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Polish Dancer Prelude
after Chopin's Op. 28 No. 7

The birds have stilled. He cups his breath the way
his mother read the music sheet, possessed
Chopin. What are these numbers on his chest
if not time signature, a score to play?

To everyone, he's dead. He drags each day
behind him like a shadow, someone's best
friend hanging—purplish—from a hook. He's dressed
in rags that patch his skin towards decay.
The winter rides his hands. A fear, like whiff
of black shoe polish or a cattle car.
The barbed wires keep him in; lice dance his head.

He fingers his mouth haltingly as if
in search of keys, a melody, a scar
whose mother was a wound that ached and bled.

Recording of Chopin's Op. 28 No. 7

 

The Local Physician Returns to the Ski Lodge

The ski lift that brought him up
isn't the ski lift that sends him down.
And the movement rouses his suspicion---
does the slope glimmer a lost amulet?
Is it the sun or hoarfrost around his eyes?

The descent is neither vertical
nor horizontal, neither short nor prolonged.
The stretcher carries him deeply into the middle
of things, often called sitzmark
because the body rewinds into playing dead.

Sitzmarks, when they occur,
are halfway between eggs in the caravan
and a water-baby squish.
He never thought of dying twice,
or six times at the same speed,
in the same ski jacket, wearing the same
ski goggles down the same trail.

Perhaps it is all about timing,
believing the funeral before searching
the coffin for a corpse. Perhaps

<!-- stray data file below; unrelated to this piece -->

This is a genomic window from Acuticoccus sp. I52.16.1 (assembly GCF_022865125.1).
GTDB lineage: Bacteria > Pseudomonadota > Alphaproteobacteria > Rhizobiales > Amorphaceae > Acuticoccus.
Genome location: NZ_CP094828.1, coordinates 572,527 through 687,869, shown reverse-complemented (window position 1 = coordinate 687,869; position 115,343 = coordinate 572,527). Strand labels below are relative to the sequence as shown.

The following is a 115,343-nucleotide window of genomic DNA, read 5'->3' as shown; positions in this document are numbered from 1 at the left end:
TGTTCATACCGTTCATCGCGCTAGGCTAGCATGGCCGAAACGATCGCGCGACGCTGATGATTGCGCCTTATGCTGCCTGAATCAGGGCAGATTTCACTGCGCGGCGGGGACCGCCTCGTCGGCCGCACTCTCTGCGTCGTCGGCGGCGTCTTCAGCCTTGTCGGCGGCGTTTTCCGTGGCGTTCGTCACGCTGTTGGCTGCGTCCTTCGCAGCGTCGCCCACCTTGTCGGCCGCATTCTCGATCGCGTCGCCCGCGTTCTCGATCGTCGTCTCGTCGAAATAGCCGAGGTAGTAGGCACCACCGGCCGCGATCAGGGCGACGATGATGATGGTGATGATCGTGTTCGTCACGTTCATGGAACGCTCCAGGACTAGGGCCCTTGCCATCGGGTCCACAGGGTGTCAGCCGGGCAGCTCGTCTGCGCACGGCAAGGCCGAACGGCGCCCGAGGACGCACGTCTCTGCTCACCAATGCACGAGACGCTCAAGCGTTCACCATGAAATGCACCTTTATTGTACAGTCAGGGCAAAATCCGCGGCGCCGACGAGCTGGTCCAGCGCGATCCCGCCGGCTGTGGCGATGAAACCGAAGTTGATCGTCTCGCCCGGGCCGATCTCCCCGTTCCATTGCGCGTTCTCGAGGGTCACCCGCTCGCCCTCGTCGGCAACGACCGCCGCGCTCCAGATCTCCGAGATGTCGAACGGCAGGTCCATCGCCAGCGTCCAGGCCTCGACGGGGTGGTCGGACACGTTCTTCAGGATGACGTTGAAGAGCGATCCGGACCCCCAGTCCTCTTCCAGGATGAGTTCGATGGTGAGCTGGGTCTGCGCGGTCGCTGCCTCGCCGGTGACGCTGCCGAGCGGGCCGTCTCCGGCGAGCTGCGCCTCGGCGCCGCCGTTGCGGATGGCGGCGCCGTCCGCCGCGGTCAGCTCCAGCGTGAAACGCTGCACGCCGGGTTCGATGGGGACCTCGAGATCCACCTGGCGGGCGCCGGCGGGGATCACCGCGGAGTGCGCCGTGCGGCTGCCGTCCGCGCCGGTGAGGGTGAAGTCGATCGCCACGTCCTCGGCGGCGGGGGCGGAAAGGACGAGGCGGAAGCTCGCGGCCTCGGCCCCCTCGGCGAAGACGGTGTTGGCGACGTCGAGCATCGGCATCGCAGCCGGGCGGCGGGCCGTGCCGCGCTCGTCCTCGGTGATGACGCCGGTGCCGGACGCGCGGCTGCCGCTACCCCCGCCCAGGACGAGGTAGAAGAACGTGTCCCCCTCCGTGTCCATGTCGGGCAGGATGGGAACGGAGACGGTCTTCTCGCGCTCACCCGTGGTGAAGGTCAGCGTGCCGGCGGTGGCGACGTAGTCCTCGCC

it is all about the snowplow, wind direction,
the washboard. Perhaps it really is
a matryoska of funnies
if not for the painful backcrawl of joints.

He's thinking he's lost the ski poles
going down, he needs to relocate his hip
for the flight scene, he needs
to return to the hospital—as planned—
for his afternoon rounds before he's found
splayed on the snow, before
he's forced to listen to the medics hum Mozart
off-key over the radio because
it's been a rough weekend for everyone.

 

The 38th Secret Love Poem

After scrubbing the blood
from your panties,
my hands burn from the laundry detergent—
but don't feel any cleaner.
How quickly water blushes inside
a white basin. The heat crawls up my arms,
undressing me. I've put my throat
in your drink again.
You don't need to see
the streaks down the glass. You know.
On your sideboard,
a biblical passage
details how the juices
from Eve's half-eaten apple
partook of Adam's fingers.
Your face appears in the french window—
a study in foetal grey.
I kiss my left wrist for you,
using my tongue to remove the taste
of salt. Outside, birds wrap
their feet around television antennae.
The clouds, dragging their weight
like garbage cans or breasts
over rooftops and trees,
deploy a primitive urge of their own.



[Arlene Ang is a poetry editor for The Pedestal Magazine and Press 1. A poetry collection, Bundles of Letters Including A, V and Epsilon, co-written with Valerie Fox, was published by Texture Press in 2008. She lives in Spinea, Italy. More of her writing may be viewed at www.leafscape.org.]

Copyright © 2009 by Arlene Ang, all rights reserved. This text may be used and shared in accordance with the fair-use provisions of Copyright law. Archiving, redistribution, or republication of this text on other terms, in any medium, requires the notification of the journal and consent of the author.